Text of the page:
Chilean clouds, coronavirus mar outlook for solar eclipse sightseers
Tourists in central Chile hoping to experience a total solar eclipse faced disappointment on Monday as thick fog rolled in along the coastline and rain clouds obscured the sky.
SANTIAGO: Tourists in central Chile hoping to experience a total solar eclipse faced disappointment on Monday as thick fog rolled in along the coastline and rain clouds obscured the sky.
More than 100,000 tourists had traveled to the lakeside villages of Pucon and Villarica, despite a recent uptick in cases of COVID-19 in Chile, according to official reports.
The moon is due to completely cover the sun across a narrow, 56 mile (90 km) band of South America, stretching from Saavedra, a central Chilean Pacific port town to Salina del Eje on the Atlantic coast of Argentina, data from the U.S. National Aeronautics and Space Administration (NASA) shows.
"More or less 45 friends came by bus - using all the (health) measures available to us," Gloria Orellana, an eclipse fanatic who said she hoped to watch the event from the safety of her cabin near Villarica, said.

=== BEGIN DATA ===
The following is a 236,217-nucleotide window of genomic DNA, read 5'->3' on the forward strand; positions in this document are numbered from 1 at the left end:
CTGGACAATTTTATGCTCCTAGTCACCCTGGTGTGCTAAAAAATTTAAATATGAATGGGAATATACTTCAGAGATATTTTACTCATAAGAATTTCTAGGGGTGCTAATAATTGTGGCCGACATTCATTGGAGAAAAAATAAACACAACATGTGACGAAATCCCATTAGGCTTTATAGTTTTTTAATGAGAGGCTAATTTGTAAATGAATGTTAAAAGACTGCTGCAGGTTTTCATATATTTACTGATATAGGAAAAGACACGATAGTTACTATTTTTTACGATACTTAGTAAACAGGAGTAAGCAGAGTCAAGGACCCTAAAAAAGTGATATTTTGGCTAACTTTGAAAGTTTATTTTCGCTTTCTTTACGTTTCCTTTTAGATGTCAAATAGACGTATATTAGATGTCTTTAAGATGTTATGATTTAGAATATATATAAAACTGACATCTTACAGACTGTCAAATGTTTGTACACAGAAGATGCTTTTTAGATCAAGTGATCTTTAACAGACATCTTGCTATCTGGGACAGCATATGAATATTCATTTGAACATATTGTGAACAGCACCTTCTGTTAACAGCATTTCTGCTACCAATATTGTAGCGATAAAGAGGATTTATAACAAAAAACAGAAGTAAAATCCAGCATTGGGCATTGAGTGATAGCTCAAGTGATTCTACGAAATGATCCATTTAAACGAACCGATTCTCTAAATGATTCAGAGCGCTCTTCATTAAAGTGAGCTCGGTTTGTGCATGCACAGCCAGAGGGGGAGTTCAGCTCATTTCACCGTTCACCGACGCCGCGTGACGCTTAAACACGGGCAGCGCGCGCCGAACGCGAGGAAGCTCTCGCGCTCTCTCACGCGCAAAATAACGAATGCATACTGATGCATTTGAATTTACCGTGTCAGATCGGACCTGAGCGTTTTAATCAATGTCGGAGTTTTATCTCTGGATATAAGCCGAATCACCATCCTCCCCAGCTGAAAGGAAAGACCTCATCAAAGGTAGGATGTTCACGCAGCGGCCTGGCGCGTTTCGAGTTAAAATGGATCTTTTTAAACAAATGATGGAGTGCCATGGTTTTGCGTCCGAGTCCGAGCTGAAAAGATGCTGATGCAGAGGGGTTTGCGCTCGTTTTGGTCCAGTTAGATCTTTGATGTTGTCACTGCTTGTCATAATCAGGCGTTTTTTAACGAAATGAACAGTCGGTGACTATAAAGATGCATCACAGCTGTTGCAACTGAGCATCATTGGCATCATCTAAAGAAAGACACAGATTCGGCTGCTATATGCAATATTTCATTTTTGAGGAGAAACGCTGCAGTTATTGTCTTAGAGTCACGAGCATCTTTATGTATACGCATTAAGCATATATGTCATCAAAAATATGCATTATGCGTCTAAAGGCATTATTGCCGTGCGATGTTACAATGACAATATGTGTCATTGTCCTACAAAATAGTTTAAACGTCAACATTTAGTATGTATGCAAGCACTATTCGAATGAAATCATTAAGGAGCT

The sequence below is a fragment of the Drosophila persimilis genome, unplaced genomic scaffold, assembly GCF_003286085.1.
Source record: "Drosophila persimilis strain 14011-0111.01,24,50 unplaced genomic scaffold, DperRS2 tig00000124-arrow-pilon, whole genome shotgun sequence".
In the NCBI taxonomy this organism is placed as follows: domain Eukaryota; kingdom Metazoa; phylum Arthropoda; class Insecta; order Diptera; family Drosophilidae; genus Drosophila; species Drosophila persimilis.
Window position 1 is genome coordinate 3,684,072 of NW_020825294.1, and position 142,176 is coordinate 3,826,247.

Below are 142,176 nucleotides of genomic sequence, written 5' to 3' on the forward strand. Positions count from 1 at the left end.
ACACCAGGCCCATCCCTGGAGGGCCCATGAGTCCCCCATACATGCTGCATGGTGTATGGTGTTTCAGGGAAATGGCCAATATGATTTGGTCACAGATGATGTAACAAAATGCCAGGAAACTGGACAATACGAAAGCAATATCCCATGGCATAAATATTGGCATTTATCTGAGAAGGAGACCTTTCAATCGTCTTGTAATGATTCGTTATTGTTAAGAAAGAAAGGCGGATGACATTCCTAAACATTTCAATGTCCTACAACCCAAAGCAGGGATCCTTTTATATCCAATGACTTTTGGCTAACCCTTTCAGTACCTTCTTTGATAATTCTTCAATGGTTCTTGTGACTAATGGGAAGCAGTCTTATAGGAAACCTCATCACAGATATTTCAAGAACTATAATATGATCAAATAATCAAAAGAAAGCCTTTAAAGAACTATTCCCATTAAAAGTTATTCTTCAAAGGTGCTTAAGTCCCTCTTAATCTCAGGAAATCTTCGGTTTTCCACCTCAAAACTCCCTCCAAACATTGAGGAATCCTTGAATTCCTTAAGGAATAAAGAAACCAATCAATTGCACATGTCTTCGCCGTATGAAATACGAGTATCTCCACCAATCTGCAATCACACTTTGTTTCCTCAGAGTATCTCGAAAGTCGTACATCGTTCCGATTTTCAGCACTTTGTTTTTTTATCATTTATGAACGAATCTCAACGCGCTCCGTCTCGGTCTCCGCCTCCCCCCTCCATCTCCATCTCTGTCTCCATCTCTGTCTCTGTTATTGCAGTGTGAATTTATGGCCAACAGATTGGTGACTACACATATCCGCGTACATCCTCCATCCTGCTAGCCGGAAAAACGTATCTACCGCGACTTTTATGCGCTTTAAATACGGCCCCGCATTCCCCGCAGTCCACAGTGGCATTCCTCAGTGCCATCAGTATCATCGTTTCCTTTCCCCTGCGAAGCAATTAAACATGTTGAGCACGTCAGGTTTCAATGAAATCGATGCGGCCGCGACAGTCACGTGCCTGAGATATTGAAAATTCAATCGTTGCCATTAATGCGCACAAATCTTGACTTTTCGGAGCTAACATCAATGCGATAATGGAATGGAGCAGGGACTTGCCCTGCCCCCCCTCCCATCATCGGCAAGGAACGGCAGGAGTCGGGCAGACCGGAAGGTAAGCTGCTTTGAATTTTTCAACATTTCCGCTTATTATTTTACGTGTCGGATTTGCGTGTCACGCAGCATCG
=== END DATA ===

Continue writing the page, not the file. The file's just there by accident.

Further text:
But rain and clouds had blotted out the sun in the mountainous, heavily forested region of south-central Chile, leaving the best viewing to those in Chile's drier north, where only a partial eclipse can be seen.
The moon is expected to begin its path across the sun around 11:38 a.m. local time (1438 GMT), and the total solar eclipse will begin in Saavedra at 1 p.m (1600 GMT).
Though the spectacle will not likely be seen across Chile, the eclipse will nonetheless plunge the region into total darkness. Such events happen only rarely in any given spot across the globe.
Chile saw another full solar eclipse in its northern desert in July of 2019, the first in that region since 1592, according to the Chilean Astronomy Society.
(Reporting by Dave Sherwood and Reuters TV; Editing by Alexander Smith)